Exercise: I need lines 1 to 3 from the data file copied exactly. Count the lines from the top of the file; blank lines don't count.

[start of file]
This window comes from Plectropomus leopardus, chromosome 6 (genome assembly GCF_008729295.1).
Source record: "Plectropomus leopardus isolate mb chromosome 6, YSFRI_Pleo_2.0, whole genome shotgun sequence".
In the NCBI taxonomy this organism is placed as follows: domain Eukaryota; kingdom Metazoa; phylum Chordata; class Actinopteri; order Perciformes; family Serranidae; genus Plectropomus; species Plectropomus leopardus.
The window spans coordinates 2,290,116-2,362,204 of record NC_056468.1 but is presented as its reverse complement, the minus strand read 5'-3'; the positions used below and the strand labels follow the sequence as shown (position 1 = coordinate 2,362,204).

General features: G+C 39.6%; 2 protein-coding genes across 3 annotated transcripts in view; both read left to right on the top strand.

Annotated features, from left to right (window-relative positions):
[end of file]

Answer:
This window comes from Plectropomus leopardus, chromosome 6 (genome assembly GCF_008729295.1).
Source record: "Plectropomus leopardus isolate mb chromosome 6, YSFRI_Pleo_2.0, whole genome shotgun sequence".
In the NCBI taxonomy this organism is placed as follows: domain Eukaryota; kingdom Metazoa; phylum Chordata; class Actinopteri; order Perciformes; family Serranidae; genus Plectropomus; species Plectropomus leopardus.